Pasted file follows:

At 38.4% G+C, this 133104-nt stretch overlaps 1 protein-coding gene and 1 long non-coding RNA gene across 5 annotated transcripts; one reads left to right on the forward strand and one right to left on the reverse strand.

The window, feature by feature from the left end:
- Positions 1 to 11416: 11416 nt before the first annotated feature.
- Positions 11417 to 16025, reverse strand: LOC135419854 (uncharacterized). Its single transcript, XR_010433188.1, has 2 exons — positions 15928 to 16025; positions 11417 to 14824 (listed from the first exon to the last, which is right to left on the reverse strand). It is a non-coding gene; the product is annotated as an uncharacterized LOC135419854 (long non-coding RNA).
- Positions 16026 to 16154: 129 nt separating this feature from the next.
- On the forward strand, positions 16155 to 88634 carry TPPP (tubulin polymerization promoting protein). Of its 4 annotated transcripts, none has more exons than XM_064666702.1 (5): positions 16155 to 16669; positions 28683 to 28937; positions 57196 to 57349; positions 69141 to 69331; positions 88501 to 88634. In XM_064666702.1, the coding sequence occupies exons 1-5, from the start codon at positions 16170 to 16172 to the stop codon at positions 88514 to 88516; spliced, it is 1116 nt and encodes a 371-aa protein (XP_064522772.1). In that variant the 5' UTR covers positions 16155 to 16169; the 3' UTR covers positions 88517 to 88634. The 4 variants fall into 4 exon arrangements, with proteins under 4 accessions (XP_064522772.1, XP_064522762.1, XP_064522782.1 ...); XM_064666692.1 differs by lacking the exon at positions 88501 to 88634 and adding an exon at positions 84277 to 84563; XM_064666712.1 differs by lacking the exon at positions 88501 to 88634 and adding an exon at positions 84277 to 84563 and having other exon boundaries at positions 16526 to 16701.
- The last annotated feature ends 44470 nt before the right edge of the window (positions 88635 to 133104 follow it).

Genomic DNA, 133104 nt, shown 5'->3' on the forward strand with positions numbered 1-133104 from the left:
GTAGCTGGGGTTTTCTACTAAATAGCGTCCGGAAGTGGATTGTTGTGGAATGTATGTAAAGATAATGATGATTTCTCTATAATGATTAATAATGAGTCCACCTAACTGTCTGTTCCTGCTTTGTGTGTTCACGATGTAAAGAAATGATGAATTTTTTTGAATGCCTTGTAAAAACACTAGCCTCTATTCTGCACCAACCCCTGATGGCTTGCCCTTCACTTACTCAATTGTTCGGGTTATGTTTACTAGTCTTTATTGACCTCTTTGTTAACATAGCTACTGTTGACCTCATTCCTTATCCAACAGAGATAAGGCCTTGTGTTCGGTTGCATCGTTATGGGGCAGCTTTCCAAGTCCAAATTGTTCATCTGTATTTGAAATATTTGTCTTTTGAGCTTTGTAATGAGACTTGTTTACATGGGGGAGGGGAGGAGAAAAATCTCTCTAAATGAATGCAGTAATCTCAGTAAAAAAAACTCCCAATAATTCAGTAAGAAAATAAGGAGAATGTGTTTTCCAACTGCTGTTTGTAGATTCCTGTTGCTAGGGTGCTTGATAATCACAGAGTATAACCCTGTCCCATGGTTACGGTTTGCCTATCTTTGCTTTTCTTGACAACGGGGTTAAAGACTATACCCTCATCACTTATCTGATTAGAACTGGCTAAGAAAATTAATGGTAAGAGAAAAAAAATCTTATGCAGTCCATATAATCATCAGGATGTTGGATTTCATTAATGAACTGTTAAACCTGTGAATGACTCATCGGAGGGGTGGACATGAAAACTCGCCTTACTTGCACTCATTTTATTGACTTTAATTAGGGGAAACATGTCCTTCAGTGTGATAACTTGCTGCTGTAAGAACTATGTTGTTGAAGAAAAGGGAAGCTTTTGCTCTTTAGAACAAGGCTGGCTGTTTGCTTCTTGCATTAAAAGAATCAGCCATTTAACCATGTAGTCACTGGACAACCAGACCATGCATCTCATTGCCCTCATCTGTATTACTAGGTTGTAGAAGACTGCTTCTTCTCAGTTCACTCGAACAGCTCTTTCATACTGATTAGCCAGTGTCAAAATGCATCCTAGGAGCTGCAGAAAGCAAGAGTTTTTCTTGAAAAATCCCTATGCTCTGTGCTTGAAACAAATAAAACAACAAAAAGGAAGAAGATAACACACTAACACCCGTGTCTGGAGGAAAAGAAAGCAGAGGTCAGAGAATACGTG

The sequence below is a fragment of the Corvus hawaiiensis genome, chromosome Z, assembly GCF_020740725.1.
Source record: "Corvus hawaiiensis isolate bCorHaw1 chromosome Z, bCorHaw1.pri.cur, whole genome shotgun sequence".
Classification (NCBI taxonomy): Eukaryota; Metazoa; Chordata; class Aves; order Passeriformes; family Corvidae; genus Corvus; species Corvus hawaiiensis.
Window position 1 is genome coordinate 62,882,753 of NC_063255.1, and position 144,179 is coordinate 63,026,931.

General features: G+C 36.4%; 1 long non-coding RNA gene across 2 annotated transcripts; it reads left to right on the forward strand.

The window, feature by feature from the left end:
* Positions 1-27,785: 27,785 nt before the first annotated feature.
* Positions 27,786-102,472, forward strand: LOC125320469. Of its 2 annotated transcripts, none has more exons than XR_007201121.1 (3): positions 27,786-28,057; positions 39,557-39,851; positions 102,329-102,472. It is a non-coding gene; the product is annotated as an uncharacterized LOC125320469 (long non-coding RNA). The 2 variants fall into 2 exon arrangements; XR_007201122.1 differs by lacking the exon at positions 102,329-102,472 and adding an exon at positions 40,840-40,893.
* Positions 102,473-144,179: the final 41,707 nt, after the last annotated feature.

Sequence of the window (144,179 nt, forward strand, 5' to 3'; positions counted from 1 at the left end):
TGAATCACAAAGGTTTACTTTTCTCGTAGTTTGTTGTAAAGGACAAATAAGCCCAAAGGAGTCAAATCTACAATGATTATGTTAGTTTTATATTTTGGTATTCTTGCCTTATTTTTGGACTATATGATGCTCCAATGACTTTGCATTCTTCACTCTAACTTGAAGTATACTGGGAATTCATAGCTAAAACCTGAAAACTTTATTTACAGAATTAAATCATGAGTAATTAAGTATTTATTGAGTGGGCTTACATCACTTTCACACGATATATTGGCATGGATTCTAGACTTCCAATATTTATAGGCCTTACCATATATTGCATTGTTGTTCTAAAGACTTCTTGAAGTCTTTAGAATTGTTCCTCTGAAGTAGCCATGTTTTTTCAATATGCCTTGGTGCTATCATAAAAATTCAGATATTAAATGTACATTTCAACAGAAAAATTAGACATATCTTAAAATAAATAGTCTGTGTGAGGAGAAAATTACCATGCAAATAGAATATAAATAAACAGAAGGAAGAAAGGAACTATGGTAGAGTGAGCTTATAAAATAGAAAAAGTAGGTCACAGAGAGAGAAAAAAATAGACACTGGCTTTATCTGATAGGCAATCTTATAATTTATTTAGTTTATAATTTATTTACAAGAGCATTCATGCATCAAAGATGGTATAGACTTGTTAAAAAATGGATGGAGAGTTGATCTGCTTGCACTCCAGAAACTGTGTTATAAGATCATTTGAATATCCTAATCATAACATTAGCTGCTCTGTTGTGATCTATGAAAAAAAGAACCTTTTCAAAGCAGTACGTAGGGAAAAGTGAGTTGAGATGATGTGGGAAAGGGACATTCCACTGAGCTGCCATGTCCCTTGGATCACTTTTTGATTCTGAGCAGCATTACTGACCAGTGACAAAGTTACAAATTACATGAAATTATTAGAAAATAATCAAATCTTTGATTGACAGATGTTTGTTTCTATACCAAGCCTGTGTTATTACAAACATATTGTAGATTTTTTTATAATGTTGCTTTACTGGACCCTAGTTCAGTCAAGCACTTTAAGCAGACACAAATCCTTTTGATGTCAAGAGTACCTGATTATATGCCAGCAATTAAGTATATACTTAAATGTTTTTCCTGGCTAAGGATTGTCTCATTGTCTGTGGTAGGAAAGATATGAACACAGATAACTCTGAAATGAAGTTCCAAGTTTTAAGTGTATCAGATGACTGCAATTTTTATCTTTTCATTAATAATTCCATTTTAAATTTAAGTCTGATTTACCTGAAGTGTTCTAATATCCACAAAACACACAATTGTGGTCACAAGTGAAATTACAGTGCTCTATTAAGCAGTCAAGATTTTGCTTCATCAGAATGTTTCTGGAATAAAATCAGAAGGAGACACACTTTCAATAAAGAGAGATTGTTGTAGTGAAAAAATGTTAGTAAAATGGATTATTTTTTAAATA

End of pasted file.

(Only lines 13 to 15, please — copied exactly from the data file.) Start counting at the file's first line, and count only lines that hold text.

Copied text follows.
Window position 1 is genome coordinate 62,882,753 of NC_063255.1, and position 144,179 is coordinate 63,026,931.

General features: G+C 36.4%; 1 long non-coding RNA gene across 2 annotated transcripts; it reads left to right on the forward strand.

The window, feature by feature from the left end: